Ballard, Robert Duane

Ballard, Robert Duane bălˈərd [key], 1942–, American marine geologist, b. Wichita, Kans.; Ph.D. Univ. of Rhode Island, 1974. From 1969 to 1997 he was associated with Woods Hole Oceanographic Institute, where he became the head of the Deep Submergence Laboratory. He combined interests in plate tectonics and engineering to participate in the development of the manned deep-sea submersible Alvin and to develop remotely navigated underwater survey equipment that made possible detailed mapping of the midocean ridge. Some of this equipment was used in his searches for the wrecks of the Titanic, the Lusitania, the German battleship Bismarck, and John F. Kennedy's PT 109. During exploration of the Galapagos rift, he was among the first to observe the ecosystems surrounding hydrothermal vents. Well known for his emphasis on educating the public, he has written Exploring Our Living Planet (1983) and other books and founded the Jason Project, which allows young people to participate in expeditions via live hook-ups with their schools. In 2002 he joined the faculty of the Univ. of Rhode Island as a professor of oceanography; he heads the Center for Ocean Exploration and Institute for Archaeological Oceanography there. Ballard is also associated with the Mystic (Conn.) Marine Aquarium, where he heads (1994–) the Institute for Exploration.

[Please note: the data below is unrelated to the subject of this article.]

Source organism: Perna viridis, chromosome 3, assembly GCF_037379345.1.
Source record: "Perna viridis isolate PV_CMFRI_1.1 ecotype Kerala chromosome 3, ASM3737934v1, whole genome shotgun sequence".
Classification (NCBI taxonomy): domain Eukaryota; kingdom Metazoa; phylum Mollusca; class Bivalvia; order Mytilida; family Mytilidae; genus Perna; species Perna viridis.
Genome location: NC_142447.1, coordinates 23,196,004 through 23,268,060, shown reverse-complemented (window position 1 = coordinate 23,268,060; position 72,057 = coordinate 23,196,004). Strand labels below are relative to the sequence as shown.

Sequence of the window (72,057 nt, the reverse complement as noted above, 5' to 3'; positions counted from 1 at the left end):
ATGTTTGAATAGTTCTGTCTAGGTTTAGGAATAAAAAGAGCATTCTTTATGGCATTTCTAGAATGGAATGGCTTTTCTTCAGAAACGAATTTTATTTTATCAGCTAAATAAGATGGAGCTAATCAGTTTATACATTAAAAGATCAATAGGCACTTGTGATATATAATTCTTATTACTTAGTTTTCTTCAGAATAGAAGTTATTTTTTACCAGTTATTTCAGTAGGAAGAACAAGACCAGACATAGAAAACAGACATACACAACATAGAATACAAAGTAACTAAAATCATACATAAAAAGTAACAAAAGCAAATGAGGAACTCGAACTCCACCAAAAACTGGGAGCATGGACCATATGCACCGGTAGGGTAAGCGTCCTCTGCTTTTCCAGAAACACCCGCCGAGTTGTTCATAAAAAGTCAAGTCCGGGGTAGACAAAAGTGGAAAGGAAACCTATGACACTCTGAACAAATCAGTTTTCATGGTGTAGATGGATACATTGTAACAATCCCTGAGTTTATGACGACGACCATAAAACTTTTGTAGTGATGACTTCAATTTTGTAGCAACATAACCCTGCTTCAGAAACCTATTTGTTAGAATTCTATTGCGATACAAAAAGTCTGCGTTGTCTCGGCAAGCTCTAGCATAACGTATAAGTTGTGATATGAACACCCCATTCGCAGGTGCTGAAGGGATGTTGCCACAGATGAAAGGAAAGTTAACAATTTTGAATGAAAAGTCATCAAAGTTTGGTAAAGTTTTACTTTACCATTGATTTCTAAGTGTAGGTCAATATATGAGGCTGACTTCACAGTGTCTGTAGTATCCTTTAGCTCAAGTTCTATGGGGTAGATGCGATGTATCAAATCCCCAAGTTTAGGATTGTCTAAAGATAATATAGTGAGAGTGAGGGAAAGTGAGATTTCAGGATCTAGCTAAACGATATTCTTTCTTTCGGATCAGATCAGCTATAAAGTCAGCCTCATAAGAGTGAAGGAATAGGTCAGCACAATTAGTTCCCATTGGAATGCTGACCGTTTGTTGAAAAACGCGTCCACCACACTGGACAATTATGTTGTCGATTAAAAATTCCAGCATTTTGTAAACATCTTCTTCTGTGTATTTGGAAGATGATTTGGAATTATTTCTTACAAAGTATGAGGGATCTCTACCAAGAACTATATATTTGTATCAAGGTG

See his The Eternal Darkness: A Personal History of Deep-Sea Exploration (2000; with W. Hively).

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